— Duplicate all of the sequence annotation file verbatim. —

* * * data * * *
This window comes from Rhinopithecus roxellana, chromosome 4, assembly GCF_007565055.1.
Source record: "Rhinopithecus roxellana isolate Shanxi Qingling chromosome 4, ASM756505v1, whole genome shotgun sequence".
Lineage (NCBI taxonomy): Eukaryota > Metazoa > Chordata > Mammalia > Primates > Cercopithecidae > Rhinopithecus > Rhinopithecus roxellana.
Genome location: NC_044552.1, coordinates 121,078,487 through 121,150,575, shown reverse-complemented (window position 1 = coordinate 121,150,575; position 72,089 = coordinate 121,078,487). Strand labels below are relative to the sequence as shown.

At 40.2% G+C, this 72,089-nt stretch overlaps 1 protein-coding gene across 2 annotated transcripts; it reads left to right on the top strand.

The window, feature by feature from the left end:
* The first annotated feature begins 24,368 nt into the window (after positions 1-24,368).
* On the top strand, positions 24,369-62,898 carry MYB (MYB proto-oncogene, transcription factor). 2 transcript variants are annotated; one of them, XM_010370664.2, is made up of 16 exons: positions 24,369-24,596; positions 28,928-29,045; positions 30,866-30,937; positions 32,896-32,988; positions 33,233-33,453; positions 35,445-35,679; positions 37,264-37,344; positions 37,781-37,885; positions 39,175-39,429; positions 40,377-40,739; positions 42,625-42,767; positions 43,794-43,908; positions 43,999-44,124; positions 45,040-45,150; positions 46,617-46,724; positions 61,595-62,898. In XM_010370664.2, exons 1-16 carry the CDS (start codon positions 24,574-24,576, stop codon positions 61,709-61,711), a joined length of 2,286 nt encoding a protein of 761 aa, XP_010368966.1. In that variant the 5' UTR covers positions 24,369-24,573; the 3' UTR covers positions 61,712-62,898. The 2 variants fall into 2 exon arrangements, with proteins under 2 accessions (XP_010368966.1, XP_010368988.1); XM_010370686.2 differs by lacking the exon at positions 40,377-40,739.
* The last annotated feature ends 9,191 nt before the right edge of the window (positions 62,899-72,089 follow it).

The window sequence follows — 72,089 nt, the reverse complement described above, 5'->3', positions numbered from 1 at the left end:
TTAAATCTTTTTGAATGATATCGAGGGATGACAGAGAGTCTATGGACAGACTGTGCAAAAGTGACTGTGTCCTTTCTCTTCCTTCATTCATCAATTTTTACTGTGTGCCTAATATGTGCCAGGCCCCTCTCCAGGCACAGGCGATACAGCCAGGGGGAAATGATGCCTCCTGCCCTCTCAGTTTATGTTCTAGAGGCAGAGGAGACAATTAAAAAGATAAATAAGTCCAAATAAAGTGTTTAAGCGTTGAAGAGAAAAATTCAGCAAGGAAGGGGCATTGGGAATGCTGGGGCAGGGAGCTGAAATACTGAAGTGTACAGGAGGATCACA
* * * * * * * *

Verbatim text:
This window comes from Rhinopithecus roxellana, chromosome 4, assembly GCF_007565055.1.
Source record: "Rhinopithecus roxellana isolate Shanxi Qingling chromosome 4, ASM756505v1, whole genome shotgun sequence".
Lineage (NCBI taxonomy): Eukaryota > Metazoa > Chordata > Mammalia > Primates > Cercopithecidae > Rhinopithecus > Rhinopithecus roxellana.
Genome location: NC_044552.1, coordinates 121,078,487 through 121,150,575, shown reverse-complemented (window position 1 = coordinate 121,150,575; position 72,089 = coordinate 121,078,487). Strand labels below are relative to the sequence as shown.

At 40.2% G+C, this 72,089-nt stretch overlaps 1 protein-coding gene across 2 annotated transcripts; it reads left to right on the top strand.

The window, feature by feature from the left end:
* The first annotated feature begins 24,368 nt into the window (after positions 1-24,368).
* On the top strand, positions 24,369-62,898 carry MYB (MYB proto-oncogene, transcription factor). 2 transcript variants are annotated; one of them, XM_010370664.2, is made up of 16 exons: positions 24,369-24,596; positions 28,928-29,045; positions 30,866-30,937; positions 32,896-32,988; positions 33,233-33,453; positions 35,445-35,679; positions 37,264-37,344; positions 37,781-37,885; positions 39,175-39,429; positions 40,377-40,739; positions 42,625-42,767; positions 43,794-43,908; positions 43,999-44,124; positions 45,040-45,150; positions 46,617-46,724; positions 61,595-62,898. In XM_010370664.2, exons 1-16 carry the CDS (start codon positions 24,574-24,576, stop codon positions 61,709-61,711), a joined length of 2,286 nt encoding a protein of 761 aa, XP_010368966.1. In that variant the 5' UTR covers positions 24,369-24,573; the 3' UTR covers positions 61,712-62,898. The 2 variants fall into 2 exon arrangements, with proteins under 2 accessions (XP_010368966.1, XP_010368988.1); XM_010370686.2 differs by lacking the exon at positions 40,377-40,739.
* The last annotated feature ends 9,191 nt before the right edge of the window (positions 62,899-72,089 follow it).

The window sequence follows — 72,089 nt, the reverse complement described above, 5'->3', positions numbered from 1 at the left end:
TTAAATCTTTTTGAATGATATCGAGGGATGACAGAGAGTCTATGGACAGACTGTGCAAAAGTGACTGTGTCCTTTCTCTTCCTTCATTCATCAATTTTTACTGTGTGCCTAATATGTGCCAGGCCCCTCTCCAGGCACAGGCGATACAGCCAGGGGGAAATGATGCCTCCTGCCCTCTCAGTTTATGTTCTAGAGGCAGAGGAGACAATTAAAAAGATAAATAAGTCCAAATAAAGTGTTTAAGCGTTGAAGAGAAAAATTCAGCAAGGAAGGGGCATTGGGAATGCTGGGGCAGGGAGCTGAAATACTGAAGTGTACAGGAGGATCACA